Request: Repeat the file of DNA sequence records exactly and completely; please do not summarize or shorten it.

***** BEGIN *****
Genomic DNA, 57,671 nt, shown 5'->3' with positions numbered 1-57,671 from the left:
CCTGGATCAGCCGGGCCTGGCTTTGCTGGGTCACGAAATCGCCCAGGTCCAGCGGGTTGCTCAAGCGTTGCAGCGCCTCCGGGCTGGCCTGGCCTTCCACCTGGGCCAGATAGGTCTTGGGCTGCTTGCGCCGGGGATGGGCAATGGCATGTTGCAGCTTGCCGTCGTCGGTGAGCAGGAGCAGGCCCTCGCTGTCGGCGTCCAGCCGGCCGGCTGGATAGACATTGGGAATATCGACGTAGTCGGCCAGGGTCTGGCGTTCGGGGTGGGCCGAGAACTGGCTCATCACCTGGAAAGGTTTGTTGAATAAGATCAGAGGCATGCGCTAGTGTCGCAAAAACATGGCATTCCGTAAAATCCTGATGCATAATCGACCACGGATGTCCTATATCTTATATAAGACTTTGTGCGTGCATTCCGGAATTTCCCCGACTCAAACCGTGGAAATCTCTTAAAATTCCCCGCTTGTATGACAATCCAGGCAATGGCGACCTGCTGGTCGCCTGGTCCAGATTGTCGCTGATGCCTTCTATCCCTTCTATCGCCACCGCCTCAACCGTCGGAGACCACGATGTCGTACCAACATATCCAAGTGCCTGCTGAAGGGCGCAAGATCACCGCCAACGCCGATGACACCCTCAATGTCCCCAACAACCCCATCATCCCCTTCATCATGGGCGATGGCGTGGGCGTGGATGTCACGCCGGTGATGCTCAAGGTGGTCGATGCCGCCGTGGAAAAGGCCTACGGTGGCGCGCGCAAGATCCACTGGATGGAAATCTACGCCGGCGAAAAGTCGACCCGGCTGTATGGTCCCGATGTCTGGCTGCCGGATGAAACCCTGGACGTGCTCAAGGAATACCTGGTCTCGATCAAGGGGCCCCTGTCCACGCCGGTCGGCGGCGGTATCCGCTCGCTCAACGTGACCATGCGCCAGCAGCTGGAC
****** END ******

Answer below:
Genomic DNA, 57,671 nt, shown 5'->3' with positions numbered 1-57,671 from the left:
CCTGGATCAGCCGGGCCTGGCTTTGCTGGGTCACGAAATCGCCCAGGTCCAGCGGGTTGCTCAAGCGTTGCAGCGCCTCCGGGCTGGCCTGGCCTTCCACCTGGGCCAGATAGGTCTTGGGCTGCTTGCGCCGGGGATGGGCAATGGCATGTTGCAGCTTGCCGTCGTCGGTGAGCAGGAGCAGGCCCTCGCTGTCGGCGTCCAGCCGGCCGGCTGGATAGACATTGGGAATATCGACGTAGTCGGCCAGGGTCTGGCGTTCGGGGTGGGCCGAGAACTGGCTCATCACCTGGAAAGGTTTGTTGAATAAGATCAGAGGCATGCGCTAGTGTCGCAAAAACATGGCATTCCGTAAAATCCTGATGCATAATCGACCACGGATGTCCTATATCTTATATAAGACTTTGTGCGTGCATTCCGGAATTTCCCCGACTCAAACCGTGGAAATCTCTTAAAATTCCCCGCTTGTATGACAATCCAGGCAATGGCGACCTGCTGGTCGCCTGGTCCAGATTGTCGCTGATGCCTTCTATCCCTTCTATCGCCACCGCCTCAACCGTCGGAGACCACGATGTCGTACCAACATATCCAAGTGCCTGCTGAAGGGCGCAAGATCACCGCCAACGCCGATGACACCCTCAATGTCCCCAACAACCCCATCATCCCCTTCATCATGGGCGATGGCGTGGGCGTGGATGTCACGCCGGTGATGCTCAAGGTGGTCGATGCCGCCGTGGAAAAGGCCTACGGTGGCGCGCGCAAGATCCACTGGATGGAAATCTACGCCGGCGAAAAGTCGACCCGGCTGTATGGTCCCGATGTCTGGCTGCCGGATGAAACCCTGGACGTGCTCAAGGAATACCTGGTCTCGATCAAGGGGCCCCTGTCCACGCCGGTCGGCGGCGGTATCCGCTCGCTCAACGTGACCATGCGCCAGCAGCTGGAC